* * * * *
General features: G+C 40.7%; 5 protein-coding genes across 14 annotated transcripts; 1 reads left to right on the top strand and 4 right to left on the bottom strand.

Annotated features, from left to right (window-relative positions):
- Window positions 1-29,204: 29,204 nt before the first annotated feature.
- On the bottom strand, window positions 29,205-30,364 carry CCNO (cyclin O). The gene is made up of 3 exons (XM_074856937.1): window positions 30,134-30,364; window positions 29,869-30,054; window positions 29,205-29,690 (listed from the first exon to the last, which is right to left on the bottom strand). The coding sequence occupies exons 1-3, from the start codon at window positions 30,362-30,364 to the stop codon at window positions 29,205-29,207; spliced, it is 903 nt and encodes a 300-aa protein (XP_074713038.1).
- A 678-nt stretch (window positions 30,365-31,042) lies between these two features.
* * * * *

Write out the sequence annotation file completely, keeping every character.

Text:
General features: G+C 40.7%; 5 protein-coding genes across 14 annotated transcripts; 1 reads left to right on the top strand and 4 right to left on the bottom strand.

Annotated features, from left to right (window-relative positions):
- Window positions 1-29,204: 29,204 nt before the first annotated feature.
- On the bottom strand, window positions 29,205-30,364 carry CCNO (cyclin O). The gene is made up of 3 exons (XM_074856937.1): window positions 30,134-30,364; window positions 29,869-30,054; window positions 29,205-29,690 (listed from the first exon to the last, which is right to left on the bottom strand). The coding sequence occupies exons 1-3, from the start codon at window positions 30,362-30,364 to the stop codon at window positions 29,205-29,207; spliced, it is 903 nt and encodes a 300-aa protein (XP_074713038.1).
- A 678-nt stretch (window positions 30,365-31,042) lies between these two features.